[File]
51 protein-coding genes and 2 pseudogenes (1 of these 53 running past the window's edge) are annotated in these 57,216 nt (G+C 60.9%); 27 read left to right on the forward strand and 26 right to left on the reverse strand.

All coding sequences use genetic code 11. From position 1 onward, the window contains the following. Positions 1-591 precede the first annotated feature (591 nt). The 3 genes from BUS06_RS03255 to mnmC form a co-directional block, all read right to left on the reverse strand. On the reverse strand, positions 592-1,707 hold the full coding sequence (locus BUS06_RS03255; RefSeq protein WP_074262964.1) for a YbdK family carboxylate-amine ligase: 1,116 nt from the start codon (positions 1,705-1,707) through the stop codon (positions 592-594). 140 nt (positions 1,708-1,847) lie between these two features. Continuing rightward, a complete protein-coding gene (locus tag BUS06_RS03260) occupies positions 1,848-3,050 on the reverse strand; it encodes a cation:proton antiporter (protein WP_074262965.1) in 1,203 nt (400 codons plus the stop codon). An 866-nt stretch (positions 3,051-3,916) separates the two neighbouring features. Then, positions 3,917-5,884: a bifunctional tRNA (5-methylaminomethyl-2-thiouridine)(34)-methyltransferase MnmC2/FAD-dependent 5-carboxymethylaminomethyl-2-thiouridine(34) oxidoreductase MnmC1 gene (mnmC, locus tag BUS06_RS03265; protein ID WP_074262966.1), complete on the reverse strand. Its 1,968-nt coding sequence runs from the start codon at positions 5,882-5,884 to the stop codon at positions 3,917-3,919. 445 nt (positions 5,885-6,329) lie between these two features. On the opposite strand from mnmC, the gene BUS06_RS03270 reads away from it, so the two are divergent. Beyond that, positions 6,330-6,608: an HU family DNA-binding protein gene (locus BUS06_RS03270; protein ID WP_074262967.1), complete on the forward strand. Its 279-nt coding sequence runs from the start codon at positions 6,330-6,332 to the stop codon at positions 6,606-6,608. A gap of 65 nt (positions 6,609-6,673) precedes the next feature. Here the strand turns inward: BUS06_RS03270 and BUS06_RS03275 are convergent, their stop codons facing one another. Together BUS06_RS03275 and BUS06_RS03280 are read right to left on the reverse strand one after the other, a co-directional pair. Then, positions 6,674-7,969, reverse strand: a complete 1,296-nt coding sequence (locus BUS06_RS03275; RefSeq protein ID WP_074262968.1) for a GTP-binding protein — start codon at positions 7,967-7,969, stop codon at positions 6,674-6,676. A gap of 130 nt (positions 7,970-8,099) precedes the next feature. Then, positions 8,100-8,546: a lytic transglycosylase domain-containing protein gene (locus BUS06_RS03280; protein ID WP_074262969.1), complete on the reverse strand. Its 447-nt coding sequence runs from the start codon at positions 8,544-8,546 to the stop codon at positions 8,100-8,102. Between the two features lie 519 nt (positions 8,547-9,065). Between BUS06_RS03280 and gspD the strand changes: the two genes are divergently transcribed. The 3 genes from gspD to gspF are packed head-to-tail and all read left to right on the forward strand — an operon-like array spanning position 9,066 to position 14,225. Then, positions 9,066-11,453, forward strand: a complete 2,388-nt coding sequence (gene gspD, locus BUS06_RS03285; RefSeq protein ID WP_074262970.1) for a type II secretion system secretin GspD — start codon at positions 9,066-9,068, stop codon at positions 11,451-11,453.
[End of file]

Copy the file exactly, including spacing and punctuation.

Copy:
51 protein-coding genes and 2 pseudogenes (1 of these 53 running past the window's edge) are annotated in these 57,216 nt (G+C 60.9%); 27 read left to right on the forward strand and 26 right to left on the reverse strand.

All coding sequences use genetic code 11. From position 1 onward, the window contains the following. Positions 1-591 precede the first annotated feature (591 nt). The 3 genes from BUS06_RS03255 to mnmC form a co-directional block, all read right to left on the reverse strand. On the reverse strand, positions 592-1,707 hold the full coding sequence (locus BUS06_RS03255; RefSeq protein WP_074262964.1) for a YbdK family carboxylate-amine ligase: 1,116 nt from the start codon (positions 1,705-1,707) through the stop codon (positions 592-594). 140 nt (positions 1,708-1,847) lie between these two features. Continuing rightward, a complete protein-coding gene (locus tag BUS06_RS03260) occupies positions 1,848-3,050 on the reverse strand; it encodes a cation:proton antiporter (protein WP_074262965.1) in 1,203 nt (400 codons plus the stop codon). An 866-nt stretch (positions 3,051-3,916) separates the two neighbouring features. Then, positions 3,917-5,884: a bifunctional tRNA (5-methylaminomethyl-2-thiouridine)(34)-methyltransferase MnmC2/FAD-dependent 5-carboxymethylaminomethyl-2-thiouridine(34) oxidoreductase MnmC1 gene (mnmC, locus tag BUS06_RS03265; protein ID WP_074262966.1), complete on the reverse strand. Its 1,968-nt coding sequence runs from the start codon at positions 5,882-5,884 to the stop codon at positions 3,917-3,919. 445 nt (positions 5,885-6,329) lie between these two features. On the opposite strand from mnmC, the gene BUS06_RS03270 reads away from it, so the two are divergent. Beyond that, positions 6,330-6,608: an HU family DNA-binding protein gene (locus BUS06_RS03270; protein ID WP_074262967.1), complete on the forward strand. Its 279-nt coding sequence runs from the start codon at positions 6,330-6,332 to the stop codon at positions 6,606-6,608. A gap of 65 nt (positions 6,609-6,673) precedes the next feature. Here the strand turns inward: BUS06_RS03270 and BUS06_RS03275 are convergent, their stop codons facing one another. Together BUS06_RS03275 and BUS06_RS03280 are read right to left on the reverse strand one after the other, a co-directional pair. Then, positions 6,674-7,969, reverse strand: a complete 1,296-nt coding sequence (locus BUS06_RS03275; RefSeq protein ID WP_074262968.1) for a GTP-binding protein — start codon at positions 7,967-7,969, stop codon at positions 6,674-6,676. A gap of 130 nt (positions 7,970-8,099) precedes the next feature. Then, positions 8,100-8,546: a lytic transglycosylase domain-containing protein gene (locus BUS06_RS03280; protein ID WP_074262969.1), complete on the reverse strand. Its 447-nt coding sequence runs from the start codon at positions 8,544-8,546 to the stop codon at positions 8,100-8,102. Between the two features lie 519 nt (positions 8,547-9,065). Between BUS06_RS03280 and gspD the strand changes: the two genes are divergently transcribed. The 3 genes from gspD to gspF are packed head-to-tail and all read left to right on the forward strand — an operon-like array spanning position 9,066 to position 14,225. Then, positions 9,066-11,453, forward strand: a complete 2,388-nt coding sequence (gene gspD, locus BUS06_RS03285; RefSeq protein ID WP_074262970.1) for a type II secretion system secretin GspD — start codon at positions 9,066-9,068, stop codon at positions 11,451-11,453.